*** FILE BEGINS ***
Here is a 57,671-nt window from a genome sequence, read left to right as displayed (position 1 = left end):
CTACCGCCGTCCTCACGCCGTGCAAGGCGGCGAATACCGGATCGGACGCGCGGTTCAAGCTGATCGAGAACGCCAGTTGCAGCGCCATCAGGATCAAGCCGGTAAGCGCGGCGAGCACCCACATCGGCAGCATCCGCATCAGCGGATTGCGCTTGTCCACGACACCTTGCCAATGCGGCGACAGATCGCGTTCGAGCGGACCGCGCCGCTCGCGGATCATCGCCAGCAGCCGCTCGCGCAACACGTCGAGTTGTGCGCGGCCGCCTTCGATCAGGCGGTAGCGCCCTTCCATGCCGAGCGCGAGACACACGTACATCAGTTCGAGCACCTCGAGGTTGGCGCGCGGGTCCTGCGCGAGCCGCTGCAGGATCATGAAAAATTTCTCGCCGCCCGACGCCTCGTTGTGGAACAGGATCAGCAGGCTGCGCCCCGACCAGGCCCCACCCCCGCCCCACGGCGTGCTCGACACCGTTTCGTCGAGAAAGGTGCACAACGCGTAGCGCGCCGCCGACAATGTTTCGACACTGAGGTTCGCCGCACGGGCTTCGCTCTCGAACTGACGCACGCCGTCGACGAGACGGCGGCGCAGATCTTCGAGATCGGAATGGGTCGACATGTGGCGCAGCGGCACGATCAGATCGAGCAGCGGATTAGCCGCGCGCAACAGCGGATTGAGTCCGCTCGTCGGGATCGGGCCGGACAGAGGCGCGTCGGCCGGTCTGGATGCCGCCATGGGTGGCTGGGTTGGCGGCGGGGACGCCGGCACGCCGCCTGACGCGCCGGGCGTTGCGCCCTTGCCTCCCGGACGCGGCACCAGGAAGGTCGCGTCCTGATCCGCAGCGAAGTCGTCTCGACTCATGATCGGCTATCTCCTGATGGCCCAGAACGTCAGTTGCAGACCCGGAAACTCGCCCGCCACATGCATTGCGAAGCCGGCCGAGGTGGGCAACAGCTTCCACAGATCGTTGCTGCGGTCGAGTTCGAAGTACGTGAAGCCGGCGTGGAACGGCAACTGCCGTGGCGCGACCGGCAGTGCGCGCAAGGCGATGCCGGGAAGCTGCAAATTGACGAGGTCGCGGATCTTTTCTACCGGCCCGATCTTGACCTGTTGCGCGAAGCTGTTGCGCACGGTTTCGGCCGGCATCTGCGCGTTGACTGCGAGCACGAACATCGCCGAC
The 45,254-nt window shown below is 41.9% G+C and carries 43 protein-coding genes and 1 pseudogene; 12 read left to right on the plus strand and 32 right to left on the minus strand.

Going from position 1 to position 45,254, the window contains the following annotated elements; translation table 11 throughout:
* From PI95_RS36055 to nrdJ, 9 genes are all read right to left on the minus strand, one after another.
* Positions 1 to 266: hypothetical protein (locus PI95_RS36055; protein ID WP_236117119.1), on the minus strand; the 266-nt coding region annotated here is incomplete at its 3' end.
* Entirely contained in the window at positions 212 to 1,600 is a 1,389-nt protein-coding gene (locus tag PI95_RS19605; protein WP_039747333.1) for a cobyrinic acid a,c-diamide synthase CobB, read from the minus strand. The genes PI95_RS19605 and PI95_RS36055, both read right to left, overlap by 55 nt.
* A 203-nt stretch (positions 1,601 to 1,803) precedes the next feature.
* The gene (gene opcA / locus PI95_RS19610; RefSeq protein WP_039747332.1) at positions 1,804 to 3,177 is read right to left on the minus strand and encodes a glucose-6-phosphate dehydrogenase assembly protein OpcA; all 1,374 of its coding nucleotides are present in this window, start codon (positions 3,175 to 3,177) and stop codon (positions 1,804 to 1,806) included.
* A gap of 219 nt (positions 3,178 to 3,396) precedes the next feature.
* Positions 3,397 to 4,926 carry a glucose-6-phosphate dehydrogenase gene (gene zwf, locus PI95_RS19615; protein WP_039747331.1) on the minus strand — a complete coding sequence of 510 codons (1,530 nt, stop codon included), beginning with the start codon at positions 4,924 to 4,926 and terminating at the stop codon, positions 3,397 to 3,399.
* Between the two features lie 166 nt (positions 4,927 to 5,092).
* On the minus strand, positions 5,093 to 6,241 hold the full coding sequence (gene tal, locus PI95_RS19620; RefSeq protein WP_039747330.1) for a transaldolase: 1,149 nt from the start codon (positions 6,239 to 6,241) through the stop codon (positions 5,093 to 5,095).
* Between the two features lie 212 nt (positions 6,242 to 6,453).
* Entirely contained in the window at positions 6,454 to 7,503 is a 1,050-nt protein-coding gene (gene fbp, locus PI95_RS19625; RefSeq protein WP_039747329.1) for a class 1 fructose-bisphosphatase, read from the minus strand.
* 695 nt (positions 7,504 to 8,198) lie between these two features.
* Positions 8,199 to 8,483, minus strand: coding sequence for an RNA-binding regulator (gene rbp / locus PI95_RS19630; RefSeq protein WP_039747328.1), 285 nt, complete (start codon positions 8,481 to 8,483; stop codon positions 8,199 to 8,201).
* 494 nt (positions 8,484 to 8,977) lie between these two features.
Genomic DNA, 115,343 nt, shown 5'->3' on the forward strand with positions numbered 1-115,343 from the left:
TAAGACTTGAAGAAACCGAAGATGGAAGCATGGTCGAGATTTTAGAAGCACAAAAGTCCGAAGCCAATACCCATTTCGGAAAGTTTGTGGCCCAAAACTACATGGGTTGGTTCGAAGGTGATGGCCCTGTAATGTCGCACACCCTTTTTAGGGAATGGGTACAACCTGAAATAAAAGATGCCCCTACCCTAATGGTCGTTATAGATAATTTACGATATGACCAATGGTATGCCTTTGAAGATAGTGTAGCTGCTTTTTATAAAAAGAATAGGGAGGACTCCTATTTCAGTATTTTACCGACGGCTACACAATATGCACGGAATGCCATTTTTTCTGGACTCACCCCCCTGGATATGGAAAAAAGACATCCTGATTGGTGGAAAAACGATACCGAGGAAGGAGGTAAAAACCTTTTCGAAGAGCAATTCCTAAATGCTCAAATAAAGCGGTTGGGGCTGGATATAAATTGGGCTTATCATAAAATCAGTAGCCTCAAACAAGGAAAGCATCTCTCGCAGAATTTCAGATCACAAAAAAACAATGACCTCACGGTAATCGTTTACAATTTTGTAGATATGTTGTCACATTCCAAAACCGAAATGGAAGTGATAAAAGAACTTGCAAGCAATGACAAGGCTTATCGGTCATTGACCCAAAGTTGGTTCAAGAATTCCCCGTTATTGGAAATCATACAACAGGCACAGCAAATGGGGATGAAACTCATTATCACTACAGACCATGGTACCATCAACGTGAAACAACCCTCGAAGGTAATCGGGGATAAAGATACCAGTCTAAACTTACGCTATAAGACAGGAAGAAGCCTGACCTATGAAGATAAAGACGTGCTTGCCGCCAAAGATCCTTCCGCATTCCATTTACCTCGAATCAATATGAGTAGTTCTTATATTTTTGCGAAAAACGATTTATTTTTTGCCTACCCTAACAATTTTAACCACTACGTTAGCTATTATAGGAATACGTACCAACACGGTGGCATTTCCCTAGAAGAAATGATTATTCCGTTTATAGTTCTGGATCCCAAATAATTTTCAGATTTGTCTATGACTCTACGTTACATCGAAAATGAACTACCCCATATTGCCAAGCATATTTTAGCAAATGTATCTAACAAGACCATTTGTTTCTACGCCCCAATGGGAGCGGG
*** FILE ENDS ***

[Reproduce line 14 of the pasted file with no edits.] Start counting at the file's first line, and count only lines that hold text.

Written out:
* Between the two features lie 212 nt (positions 6,242 to 6,453).